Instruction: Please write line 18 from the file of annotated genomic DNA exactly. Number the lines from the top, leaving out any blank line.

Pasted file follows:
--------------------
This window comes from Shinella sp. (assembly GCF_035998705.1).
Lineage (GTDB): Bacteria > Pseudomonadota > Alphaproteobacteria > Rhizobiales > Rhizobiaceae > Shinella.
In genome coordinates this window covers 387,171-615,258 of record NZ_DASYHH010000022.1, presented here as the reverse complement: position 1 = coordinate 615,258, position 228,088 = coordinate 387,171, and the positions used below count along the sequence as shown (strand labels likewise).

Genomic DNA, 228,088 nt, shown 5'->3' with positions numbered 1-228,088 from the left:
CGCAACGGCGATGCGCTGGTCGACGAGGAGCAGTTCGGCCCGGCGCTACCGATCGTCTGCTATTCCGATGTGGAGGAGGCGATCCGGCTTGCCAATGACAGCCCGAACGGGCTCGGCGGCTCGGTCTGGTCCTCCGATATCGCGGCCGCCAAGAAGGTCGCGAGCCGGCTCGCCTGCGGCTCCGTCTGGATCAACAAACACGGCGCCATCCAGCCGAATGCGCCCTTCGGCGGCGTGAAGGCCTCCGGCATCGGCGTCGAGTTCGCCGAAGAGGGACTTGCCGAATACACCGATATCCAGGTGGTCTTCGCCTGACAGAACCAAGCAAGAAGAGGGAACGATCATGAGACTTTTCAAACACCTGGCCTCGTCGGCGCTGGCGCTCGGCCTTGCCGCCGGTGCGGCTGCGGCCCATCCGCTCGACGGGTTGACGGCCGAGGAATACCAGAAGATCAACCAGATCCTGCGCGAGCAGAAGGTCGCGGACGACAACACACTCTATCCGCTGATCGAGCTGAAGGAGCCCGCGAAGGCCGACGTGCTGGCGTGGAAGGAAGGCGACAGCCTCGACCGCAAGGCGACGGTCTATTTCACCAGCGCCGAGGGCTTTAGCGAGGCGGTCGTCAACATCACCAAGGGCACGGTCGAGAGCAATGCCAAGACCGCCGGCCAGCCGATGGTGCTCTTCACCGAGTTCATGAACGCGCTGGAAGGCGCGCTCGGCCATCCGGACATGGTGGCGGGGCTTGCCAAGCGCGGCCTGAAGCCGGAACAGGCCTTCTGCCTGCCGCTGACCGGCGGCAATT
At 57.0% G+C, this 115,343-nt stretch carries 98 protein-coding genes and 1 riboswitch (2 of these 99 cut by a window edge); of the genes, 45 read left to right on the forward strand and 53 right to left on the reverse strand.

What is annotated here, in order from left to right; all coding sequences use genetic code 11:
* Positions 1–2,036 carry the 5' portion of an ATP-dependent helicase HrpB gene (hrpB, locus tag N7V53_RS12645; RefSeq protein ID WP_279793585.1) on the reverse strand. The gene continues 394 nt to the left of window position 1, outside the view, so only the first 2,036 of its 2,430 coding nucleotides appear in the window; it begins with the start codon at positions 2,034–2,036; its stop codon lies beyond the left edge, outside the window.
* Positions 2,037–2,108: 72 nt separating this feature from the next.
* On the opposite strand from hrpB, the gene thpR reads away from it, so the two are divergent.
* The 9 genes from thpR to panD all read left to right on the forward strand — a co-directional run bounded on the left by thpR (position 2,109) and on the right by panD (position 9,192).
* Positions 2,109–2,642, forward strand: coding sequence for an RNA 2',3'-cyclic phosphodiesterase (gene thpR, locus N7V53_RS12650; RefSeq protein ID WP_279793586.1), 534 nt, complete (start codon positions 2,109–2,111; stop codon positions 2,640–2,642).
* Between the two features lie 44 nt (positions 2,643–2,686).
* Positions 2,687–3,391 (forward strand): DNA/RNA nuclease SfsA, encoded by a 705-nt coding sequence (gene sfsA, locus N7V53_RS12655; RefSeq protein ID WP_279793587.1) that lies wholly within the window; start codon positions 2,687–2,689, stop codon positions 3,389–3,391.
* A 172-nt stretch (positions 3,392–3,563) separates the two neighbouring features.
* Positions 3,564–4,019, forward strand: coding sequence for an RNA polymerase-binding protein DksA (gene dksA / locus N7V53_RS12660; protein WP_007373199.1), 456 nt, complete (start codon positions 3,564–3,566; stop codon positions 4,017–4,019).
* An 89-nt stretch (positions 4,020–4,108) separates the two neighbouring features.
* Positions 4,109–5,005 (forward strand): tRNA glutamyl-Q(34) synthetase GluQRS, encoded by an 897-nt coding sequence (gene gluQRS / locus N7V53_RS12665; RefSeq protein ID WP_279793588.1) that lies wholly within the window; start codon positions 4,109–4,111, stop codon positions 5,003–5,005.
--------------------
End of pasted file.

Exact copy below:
* Positions 4,109–5,005 (forward strand): tRNA glutamyl-Q(34) synthetase GluQRS, encoded by an 897-nt coding sequence (gene gluQRS / locus N7V53_RS12665; RefSeq protein ID WP_279793588.1) that lies wholly within the window; start codon positions 4,109–4,111, stop codon positions 5,003–5,005.